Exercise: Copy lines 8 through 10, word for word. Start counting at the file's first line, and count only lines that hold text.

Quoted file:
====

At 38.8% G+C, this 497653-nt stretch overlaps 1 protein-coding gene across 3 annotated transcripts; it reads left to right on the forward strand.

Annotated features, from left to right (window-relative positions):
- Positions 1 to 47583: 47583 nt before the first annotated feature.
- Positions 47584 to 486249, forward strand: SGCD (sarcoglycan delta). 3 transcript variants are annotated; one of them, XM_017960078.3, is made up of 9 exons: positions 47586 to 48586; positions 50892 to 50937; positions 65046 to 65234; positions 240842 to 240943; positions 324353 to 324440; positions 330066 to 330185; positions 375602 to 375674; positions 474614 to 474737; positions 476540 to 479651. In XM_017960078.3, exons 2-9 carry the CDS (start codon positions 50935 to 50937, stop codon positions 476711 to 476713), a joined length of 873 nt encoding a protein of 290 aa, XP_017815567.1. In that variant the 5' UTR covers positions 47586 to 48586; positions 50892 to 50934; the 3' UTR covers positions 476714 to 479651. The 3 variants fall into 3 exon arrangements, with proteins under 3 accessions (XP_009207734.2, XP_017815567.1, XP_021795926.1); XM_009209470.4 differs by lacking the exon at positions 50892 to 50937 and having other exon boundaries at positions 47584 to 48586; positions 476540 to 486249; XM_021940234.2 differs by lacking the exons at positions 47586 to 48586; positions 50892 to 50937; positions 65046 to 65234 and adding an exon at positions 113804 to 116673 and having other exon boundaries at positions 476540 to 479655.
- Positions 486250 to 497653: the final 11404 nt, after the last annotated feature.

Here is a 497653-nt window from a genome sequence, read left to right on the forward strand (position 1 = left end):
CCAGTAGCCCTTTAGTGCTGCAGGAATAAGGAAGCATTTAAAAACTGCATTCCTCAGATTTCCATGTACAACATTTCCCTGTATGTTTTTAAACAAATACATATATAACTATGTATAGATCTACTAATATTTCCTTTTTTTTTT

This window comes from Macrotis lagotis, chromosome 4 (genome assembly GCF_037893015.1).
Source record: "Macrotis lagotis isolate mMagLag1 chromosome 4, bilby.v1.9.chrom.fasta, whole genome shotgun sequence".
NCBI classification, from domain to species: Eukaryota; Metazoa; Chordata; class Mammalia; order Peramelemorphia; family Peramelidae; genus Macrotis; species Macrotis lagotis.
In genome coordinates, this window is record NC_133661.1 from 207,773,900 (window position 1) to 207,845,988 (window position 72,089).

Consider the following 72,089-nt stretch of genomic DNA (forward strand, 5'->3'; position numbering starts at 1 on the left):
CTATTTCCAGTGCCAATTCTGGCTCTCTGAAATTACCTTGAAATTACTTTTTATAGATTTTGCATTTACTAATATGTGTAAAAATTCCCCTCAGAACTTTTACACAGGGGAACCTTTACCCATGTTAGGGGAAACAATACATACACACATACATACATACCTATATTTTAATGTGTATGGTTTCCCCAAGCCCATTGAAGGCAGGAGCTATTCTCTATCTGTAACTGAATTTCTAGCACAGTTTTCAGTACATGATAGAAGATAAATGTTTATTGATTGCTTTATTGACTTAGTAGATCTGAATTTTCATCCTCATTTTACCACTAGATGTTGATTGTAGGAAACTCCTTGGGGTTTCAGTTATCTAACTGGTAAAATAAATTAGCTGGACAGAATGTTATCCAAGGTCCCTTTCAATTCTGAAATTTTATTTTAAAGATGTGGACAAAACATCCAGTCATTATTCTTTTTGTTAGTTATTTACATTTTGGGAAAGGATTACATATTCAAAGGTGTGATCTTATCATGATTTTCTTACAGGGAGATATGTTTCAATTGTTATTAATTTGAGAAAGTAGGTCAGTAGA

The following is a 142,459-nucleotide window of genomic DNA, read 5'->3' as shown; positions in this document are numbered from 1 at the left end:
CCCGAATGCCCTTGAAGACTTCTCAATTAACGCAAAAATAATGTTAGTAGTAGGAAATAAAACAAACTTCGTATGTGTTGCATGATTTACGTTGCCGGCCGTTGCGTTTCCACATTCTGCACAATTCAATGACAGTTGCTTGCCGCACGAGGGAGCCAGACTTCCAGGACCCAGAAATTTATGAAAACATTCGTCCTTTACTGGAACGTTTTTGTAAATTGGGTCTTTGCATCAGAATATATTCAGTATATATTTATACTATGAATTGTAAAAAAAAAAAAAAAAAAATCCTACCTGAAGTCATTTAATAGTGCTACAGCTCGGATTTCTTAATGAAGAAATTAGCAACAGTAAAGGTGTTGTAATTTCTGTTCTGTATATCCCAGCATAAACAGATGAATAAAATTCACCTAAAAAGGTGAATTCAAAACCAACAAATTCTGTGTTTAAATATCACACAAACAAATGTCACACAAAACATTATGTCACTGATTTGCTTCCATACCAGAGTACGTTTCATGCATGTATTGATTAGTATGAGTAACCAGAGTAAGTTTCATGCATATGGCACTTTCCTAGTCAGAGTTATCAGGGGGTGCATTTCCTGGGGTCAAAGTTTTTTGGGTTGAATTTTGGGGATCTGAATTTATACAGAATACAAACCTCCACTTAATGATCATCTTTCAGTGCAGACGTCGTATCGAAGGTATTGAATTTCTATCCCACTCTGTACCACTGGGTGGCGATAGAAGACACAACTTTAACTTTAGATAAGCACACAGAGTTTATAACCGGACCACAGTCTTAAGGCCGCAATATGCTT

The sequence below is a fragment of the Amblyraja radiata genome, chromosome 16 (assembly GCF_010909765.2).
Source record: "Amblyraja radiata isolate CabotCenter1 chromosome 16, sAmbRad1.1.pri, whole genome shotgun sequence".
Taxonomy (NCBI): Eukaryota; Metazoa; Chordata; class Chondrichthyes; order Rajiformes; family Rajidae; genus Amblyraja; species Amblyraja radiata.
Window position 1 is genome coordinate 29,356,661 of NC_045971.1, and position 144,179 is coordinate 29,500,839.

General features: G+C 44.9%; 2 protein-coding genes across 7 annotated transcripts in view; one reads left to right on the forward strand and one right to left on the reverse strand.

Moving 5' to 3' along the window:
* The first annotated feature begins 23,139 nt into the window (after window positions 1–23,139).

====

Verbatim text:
This window comes from Macrotis lagotis, chromosome 4 (genome assembly GCF_037893015.1).
Source record: "Macrotis lagotis isolate mMagLag1 chromosome 4, bilby.v1.9.chrom.fasta, whole genome shotgun sequence".
NCBI classification, from domain to species: Eukaryota; Metazoa; Chordata; class Mammalia; order Peramelemorphia; family Peramelidae; genus Macrotis; species Macrotis lagotis.